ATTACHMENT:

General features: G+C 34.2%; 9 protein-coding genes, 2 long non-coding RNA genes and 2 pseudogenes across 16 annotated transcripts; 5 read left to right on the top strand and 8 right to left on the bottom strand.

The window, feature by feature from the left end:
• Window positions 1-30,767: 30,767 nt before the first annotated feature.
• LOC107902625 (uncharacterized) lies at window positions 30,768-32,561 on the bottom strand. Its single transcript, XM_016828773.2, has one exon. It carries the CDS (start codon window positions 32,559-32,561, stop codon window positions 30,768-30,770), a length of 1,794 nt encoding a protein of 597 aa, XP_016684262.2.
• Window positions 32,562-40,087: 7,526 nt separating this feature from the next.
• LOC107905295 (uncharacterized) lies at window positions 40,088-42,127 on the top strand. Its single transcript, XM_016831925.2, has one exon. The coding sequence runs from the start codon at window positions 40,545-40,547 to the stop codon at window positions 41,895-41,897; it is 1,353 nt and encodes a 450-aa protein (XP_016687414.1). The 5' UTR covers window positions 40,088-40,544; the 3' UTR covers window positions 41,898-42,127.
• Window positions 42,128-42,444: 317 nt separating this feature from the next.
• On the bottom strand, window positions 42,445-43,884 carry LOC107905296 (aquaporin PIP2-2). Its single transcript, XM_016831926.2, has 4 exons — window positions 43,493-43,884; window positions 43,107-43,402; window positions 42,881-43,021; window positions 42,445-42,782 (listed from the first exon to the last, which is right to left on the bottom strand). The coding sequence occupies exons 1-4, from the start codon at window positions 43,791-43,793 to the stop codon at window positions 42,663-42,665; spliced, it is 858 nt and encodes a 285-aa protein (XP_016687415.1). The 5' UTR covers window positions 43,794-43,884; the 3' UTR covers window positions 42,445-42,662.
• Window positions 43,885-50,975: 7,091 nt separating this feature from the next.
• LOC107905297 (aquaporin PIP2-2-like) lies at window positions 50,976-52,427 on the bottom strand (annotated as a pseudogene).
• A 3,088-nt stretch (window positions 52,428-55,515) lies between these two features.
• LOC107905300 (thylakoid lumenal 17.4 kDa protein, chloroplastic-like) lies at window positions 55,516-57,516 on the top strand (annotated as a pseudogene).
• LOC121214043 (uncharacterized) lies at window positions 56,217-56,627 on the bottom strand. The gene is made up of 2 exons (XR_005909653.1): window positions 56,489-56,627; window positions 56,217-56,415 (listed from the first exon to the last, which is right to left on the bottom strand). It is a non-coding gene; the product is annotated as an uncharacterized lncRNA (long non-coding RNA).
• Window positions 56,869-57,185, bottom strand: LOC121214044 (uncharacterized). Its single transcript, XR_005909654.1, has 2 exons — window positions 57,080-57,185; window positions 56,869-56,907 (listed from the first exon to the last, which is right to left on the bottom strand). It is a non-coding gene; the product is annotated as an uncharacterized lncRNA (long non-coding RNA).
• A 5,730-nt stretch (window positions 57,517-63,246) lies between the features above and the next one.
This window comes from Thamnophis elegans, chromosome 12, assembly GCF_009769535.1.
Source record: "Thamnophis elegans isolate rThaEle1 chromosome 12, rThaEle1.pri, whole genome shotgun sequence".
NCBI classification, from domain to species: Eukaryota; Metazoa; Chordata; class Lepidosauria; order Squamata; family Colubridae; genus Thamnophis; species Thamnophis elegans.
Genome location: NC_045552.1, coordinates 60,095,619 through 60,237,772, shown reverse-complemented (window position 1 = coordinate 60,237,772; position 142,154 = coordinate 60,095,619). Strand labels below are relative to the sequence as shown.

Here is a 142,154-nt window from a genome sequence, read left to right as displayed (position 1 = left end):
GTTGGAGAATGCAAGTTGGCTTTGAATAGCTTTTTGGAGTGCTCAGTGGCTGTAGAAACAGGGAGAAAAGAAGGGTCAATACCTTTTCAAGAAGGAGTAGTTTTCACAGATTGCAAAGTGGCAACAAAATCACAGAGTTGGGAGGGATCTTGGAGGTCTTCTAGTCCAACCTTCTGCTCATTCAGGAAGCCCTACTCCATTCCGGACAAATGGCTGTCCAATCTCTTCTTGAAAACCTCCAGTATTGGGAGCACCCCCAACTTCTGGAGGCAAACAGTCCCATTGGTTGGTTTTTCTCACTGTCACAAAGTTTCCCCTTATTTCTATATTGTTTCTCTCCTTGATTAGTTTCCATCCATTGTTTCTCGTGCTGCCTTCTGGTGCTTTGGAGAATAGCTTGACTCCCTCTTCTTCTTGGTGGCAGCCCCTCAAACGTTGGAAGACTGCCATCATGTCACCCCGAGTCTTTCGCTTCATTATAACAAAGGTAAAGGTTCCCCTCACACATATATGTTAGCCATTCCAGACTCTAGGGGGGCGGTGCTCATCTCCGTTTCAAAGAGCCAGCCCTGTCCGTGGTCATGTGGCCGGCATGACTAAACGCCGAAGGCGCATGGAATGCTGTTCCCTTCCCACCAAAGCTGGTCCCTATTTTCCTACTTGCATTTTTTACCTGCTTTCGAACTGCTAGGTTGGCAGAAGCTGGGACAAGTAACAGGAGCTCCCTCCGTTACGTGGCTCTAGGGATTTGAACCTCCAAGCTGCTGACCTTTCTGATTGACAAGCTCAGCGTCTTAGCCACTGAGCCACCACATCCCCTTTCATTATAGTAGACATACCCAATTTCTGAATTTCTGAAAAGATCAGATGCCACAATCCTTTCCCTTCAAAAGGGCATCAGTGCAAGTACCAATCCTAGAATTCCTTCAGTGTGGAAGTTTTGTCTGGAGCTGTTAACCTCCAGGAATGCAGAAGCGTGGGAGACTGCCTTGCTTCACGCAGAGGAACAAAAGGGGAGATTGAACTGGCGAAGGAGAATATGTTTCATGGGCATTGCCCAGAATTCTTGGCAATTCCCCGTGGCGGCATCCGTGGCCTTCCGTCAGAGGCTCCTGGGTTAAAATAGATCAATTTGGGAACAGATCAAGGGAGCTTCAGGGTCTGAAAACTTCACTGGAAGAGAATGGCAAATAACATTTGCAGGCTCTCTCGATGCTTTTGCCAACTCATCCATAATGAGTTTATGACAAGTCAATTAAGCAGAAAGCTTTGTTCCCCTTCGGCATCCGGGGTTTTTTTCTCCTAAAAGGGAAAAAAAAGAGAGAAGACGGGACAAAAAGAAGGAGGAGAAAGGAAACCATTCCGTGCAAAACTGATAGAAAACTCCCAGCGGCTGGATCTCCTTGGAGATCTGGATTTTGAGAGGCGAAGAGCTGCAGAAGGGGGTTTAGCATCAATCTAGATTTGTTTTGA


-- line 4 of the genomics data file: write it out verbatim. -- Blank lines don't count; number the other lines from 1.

• LOC107902625 (uncharacterized) lies at window positions 30,768-32,561 on the bottom strand. Its single transcript, XM_016828773.2, has one exon. It carries the CDS (start codon window positions 32,559-32,561, stop codon window positions 30,768-30,770), a length of 1,794 nt encoding a protein of 597 aa, XP_016684262.2.